With an ever growing list of competitors from Disney Plus to Amazon Prime to HBO Max and even CBS All Access from CNET parent ViacomCBS, Apple's looked to the likes of Oprah to help seal the deal with both viewers and creators.

After all, why choose Apple? "They're in billions of pockets y'all," Winfrey said in March.

In 2020, we'll learn whether Apple's legendary track record as a titan of industry can repeat itself.

"When you have a Stranger Things or a Game of Thrones, that pulls people to your service," said Avi Greengart, an analyst at Techsponential. "Right now, Apple doesn't have that."

The Morning Show

The Morning Show, apple's dramedy about the behind-the-scenes life of morning show hosts, picked up several awards nominations.

Apple

A mixed start

Apple's success right now is in the eyes of the beholder. There are good reviews for Apple Arcade games like the dungeon crawler Bleak Sword, the artistic adventure Where Cards Fall and the exploration game Oceanhorn 2: Knights of the Lost Realm, although the number of subscribers is a question.

On the negative end, there are rumors that Apple's struggled to attract subscribers to Apple News Plus after its launch in March. Some analysts also noted that Apple giving away a free year of Apple TV Plus with each new iPhone, iPad and Mac might signal the company's worries about its potential for success.

Apple TV Plus has also gotten off to a critically auspicious start, with nominations in the Critics' Choice Awards, Golden Globe Awards and Screen Actors Guild Awards for its dramedy The Morning Show. That's far fewer than the 61 nominations Netflix received, 33 for HBO or 14 for Amazon, but analysts say it's a sign of success nonetheless.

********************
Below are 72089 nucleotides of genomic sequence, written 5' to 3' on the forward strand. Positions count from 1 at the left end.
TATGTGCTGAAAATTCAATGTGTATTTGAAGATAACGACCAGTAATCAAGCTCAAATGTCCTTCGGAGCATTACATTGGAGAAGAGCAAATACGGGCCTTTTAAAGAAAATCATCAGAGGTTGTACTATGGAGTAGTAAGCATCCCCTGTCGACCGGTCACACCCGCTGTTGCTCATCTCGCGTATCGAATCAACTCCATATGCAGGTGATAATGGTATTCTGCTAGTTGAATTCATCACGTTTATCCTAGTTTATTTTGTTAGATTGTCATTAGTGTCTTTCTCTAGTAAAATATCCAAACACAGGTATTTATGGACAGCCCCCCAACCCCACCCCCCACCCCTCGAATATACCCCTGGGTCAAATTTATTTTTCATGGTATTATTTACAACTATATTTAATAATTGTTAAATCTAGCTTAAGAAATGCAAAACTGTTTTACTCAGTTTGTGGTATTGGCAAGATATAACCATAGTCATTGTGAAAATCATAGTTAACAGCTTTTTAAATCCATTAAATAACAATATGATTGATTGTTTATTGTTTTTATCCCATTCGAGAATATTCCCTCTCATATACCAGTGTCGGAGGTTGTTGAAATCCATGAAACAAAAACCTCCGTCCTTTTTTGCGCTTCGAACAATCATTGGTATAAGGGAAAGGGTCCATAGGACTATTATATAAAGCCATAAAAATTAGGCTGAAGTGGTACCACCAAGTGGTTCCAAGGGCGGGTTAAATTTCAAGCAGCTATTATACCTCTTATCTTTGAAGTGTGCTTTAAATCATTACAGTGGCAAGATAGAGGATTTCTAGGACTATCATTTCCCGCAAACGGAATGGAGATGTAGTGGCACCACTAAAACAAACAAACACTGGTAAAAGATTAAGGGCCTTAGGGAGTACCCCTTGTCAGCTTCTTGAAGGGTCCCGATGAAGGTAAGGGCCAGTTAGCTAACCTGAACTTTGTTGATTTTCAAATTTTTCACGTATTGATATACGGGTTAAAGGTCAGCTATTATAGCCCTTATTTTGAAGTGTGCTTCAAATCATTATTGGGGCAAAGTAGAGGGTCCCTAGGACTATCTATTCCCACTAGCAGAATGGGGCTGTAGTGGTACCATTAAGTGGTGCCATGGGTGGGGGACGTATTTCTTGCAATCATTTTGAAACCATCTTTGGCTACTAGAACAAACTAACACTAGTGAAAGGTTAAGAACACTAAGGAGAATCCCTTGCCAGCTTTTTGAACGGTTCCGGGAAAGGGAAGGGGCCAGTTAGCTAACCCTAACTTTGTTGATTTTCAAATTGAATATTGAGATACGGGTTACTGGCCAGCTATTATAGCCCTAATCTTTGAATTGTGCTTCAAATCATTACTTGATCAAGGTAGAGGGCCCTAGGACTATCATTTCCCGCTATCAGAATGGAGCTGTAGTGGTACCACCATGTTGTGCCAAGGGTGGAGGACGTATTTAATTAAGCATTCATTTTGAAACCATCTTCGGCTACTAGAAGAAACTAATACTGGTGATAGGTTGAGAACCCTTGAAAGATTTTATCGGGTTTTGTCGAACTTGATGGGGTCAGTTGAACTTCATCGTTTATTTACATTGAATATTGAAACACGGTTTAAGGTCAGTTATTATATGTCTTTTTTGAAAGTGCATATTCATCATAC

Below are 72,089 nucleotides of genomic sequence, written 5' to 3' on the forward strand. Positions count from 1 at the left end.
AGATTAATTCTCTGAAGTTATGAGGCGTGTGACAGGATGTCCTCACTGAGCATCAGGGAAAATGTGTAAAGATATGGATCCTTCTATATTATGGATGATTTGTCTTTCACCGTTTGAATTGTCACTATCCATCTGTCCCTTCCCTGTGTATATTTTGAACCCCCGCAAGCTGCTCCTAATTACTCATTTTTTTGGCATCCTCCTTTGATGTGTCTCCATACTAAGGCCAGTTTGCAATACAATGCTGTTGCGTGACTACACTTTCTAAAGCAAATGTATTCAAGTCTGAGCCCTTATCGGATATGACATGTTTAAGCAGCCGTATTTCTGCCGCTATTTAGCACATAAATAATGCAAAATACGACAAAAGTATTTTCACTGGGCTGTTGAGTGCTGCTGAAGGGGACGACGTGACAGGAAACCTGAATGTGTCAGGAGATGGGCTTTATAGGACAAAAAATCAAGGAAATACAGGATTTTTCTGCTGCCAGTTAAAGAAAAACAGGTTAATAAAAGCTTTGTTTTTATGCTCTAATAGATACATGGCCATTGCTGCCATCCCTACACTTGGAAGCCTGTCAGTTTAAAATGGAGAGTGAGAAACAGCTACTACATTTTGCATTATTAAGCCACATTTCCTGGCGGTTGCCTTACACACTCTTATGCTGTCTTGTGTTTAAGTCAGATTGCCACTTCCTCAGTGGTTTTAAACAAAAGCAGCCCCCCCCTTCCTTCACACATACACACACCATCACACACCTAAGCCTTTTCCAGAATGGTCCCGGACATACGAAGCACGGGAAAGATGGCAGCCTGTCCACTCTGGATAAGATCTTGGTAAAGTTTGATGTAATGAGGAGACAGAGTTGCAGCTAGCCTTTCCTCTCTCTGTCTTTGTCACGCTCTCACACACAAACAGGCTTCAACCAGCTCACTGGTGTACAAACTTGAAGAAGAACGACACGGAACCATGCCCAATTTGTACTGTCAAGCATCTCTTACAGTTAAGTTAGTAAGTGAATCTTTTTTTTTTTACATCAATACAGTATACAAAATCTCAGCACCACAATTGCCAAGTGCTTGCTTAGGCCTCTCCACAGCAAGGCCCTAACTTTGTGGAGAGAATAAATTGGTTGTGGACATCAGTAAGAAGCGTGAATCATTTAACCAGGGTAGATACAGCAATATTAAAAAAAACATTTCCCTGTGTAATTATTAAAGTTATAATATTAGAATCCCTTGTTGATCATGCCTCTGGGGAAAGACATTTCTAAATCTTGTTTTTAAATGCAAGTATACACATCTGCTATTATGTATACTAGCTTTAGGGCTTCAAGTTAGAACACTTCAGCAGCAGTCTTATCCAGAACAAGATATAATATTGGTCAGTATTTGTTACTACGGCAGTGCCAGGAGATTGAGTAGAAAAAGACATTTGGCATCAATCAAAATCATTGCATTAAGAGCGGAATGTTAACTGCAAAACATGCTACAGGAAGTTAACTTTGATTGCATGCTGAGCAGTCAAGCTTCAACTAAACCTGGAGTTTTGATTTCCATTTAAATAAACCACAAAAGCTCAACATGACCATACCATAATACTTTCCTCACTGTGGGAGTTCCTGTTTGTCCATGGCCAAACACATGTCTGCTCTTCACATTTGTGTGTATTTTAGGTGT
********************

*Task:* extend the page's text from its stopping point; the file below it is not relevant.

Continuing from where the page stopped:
"From a content perspective, they make good choices," Carolina Milanesi, an analyst at Creative Strategies, said of Apple.

She added that there seems to be a good mix of the types of shows on the service, despite rumors of Apple's executive's concerns about shows being family-friendly. Series like See, a gritty post-apocalyptic show featuring Game of Thrones and Aquaman star Jason Momoa, is geared more toward adults. Meanwhile, Snoopy in Space is clearly aimed at the younger set.

But from a buzz and audience perspective, it's fallen short of its key new rival, Disney Plus, which boasts a viral sensation in The Mandalorian and Baby Yoda. Data shows that The Mandalorian was more popular than anything on Apple TV Plus by a wide margin.

This next year will be pivotal as some shows launch their second season and potentially new ones premiere. But the free-year promotion will likely mask just how well or poorly Apple TV Plus is faring, and it may take a while before we learn if consumers are willing to actually pay for the service.

There's no question, however, that Apple made a big splash in 2019.

"Whether they can keep the momentum going is still a question," Milanesi said.

We'll be watching.